• Ask your vet for recommendations. Read reviews on Angie’s List. Seek and contact references, asking clients what their dog learned and in what time frame.
  • Interview potential trainers, asking for details about their training approach and techniques. Check into the differences in pace and expectations between individual and group instruction. Observe a class to make sure you agree with a trainer’s approach before paying. Also, ask for a money-back guarantee.
  • Make sure you hire a trainer who asks for your dog’s health records, to reduce the chance of disease spreading.

RELATED: Behaviorists help pets with problems

What do the professionals say?

Highly rated dog trainers from around the United States offer their advice:

dog practices command
Cooper, an American Staffordshire terrier, practices his "place" command. (Photo courtesy of Angie's List member Michelle B. of Fairfield, Ohio)

Consider the ingredients of successful training. Consistency, repetition, correction, praise, patience and — possibly most important — humor, will lead your dog to success.

Always follow through with whatever you’re asking the dog to do. Don’t repeat commands. If the dog isn't listening, add in a hand signal, or move in closer.

Be aware of your emotions and energy level. These directly affect your dog. Notice your voice inflection. Say “come” in a positive tone.

After feeding your dog, take away whatever he doesn't eat immediately. With housebreaking, remember that if you control what goes into the dog and when, you can control what comes out and when.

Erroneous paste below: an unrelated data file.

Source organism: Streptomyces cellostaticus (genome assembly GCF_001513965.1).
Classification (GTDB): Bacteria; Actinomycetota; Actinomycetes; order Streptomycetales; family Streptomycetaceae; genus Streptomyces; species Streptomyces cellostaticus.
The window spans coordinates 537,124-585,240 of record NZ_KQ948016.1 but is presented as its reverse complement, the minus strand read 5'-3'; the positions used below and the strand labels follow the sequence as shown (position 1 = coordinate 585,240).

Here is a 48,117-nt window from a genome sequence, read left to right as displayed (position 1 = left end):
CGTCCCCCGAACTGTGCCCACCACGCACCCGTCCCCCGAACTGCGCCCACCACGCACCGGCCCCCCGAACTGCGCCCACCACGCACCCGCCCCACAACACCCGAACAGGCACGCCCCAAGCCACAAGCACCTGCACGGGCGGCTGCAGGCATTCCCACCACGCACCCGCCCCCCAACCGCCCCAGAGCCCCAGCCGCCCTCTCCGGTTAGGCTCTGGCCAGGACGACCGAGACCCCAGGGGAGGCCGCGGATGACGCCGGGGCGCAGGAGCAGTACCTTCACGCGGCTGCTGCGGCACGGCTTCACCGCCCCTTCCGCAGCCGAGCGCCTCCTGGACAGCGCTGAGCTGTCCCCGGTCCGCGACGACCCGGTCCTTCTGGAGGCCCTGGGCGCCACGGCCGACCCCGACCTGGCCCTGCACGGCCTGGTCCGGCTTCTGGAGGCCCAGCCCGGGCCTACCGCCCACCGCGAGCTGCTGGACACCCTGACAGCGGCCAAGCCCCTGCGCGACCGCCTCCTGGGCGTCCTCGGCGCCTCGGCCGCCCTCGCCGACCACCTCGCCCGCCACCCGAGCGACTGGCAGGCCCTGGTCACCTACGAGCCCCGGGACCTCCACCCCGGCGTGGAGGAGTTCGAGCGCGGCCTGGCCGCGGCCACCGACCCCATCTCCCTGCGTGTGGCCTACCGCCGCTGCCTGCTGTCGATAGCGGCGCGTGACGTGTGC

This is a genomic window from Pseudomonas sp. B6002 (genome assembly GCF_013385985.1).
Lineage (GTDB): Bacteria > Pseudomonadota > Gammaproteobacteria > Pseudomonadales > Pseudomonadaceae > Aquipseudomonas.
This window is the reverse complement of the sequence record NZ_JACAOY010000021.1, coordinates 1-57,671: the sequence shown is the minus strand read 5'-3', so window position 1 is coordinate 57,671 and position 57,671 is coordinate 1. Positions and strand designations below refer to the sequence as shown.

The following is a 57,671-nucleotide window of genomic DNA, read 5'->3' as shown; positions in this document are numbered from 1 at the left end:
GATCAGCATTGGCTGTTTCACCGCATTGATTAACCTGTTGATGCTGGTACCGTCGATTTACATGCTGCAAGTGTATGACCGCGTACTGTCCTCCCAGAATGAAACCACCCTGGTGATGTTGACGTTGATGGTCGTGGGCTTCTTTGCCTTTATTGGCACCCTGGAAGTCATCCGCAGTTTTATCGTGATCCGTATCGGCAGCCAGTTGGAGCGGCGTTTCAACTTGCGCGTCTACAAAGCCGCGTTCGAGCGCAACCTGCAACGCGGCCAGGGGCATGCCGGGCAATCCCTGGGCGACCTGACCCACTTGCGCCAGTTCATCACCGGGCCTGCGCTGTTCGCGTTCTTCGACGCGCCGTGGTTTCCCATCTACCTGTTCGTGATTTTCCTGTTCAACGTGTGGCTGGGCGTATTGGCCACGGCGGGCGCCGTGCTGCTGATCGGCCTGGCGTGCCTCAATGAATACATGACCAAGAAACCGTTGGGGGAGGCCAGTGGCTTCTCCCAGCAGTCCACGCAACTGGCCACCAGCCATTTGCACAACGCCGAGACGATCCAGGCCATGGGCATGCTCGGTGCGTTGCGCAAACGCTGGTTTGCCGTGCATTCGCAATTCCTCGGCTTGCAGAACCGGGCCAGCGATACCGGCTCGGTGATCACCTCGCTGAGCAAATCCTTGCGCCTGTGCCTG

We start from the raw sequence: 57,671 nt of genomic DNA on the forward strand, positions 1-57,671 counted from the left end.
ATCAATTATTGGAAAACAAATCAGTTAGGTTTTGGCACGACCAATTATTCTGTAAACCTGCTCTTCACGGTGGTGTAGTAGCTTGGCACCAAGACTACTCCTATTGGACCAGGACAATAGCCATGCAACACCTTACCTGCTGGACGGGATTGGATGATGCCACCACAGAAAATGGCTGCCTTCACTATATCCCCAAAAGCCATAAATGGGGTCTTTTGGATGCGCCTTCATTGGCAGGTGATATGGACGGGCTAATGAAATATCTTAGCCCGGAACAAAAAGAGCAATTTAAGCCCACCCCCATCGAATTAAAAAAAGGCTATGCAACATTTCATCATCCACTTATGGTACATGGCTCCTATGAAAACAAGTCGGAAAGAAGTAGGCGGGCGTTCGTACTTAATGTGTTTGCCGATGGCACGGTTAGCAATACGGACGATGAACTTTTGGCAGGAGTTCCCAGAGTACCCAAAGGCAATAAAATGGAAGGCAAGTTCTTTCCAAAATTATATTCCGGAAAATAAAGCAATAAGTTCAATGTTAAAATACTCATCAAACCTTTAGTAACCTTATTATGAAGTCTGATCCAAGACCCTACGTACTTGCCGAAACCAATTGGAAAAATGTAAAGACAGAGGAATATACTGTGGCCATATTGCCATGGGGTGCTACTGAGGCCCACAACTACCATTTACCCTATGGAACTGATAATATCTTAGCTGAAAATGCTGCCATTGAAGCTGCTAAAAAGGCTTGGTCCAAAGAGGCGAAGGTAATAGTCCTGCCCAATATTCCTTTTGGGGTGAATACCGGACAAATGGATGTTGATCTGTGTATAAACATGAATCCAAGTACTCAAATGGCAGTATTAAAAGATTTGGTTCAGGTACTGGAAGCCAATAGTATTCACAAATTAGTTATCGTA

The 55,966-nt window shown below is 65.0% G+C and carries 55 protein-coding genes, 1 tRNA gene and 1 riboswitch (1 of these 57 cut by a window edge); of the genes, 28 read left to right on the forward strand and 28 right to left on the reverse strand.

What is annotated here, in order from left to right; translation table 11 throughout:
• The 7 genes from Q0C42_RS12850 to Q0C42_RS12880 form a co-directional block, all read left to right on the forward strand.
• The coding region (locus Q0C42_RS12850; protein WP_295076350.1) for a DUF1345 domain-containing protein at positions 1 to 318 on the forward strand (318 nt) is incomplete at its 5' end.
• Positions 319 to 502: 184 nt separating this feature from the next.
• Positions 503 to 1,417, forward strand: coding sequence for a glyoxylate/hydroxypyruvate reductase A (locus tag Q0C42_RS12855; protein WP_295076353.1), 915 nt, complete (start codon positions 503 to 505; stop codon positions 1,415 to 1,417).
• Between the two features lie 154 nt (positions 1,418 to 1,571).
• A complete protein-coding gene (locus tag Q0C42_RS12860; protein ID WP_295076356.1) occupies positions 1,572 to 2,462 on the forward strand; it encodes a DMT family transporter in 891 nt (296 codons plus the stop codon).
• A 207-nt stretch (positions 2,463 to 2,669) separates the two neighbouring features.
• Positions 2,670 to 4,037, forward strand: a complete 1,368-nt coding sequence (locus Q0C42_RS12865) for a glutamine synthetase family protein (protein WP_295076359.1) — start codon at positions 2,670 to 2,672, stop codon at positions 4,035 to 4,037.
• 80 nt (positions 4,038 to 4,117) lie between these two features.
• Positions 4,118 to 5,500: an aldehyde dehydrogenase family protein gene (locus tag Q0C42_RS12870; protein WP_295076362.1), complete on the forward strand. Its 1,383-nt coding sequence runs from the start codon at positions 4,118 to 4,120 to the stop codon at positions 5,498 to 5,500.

Keep training sessions short and positive. If progress lags, take a break and play.

Only pet your dog when you see desired behavior. This reinforces to your dog that he's doing what you want.

Figure out what your dog values most and make him work for them. For example, if your dog likes to play ball, make him sit before you throw the ball. Also, meal time is a good time to train. Feed the dog piece by piece as you teach something.

Regularly walk and exercise your dog. By doing so, you let the dog exert energy. Too much pent-up energy can result in a dog that misbehaves.

Set rules. If you're planning a family, put rules for your dog in place before the child arrives.

Be patient. Remember that an old dog can learn new tricks, though it may take longer than with a young one.

What does Angie suggest?

Angie Hicks, founder of Angie’s List, learned the following when she sent her yellow lab to dog training camp:

  • Don’t use “no” as a command, especially in a house with small children where the word might frequently be heard. Use specific command words.
  • If the dog doesn’t respond to a command the first time, don’t just repeat it. Dogs may try to see what they can get away with. Instead of issuing the command again, use a disciplinary term that lets the pup know you mean business.
  • Dog owners must remain committed to training. A quality trainer can get you on the right track, but if you don’t reinforce the good habits, bad habits will likely return.

RELATED: How training a dog could make you a better parent

How much does dog training cost?

The cost of dog training varies widely. Some animal trainers base their prices on an hourly basis per training session your dog attends. Others offer prices for a package of multiple sessions over a period of a few weeks.

Angie’s List members report paying an average of $448 for training. The American Kennel Club advises people to prepare to spend $340 for initial training and supplies and $254 a year for ongoing training.

RELATED: Pet training by the numbers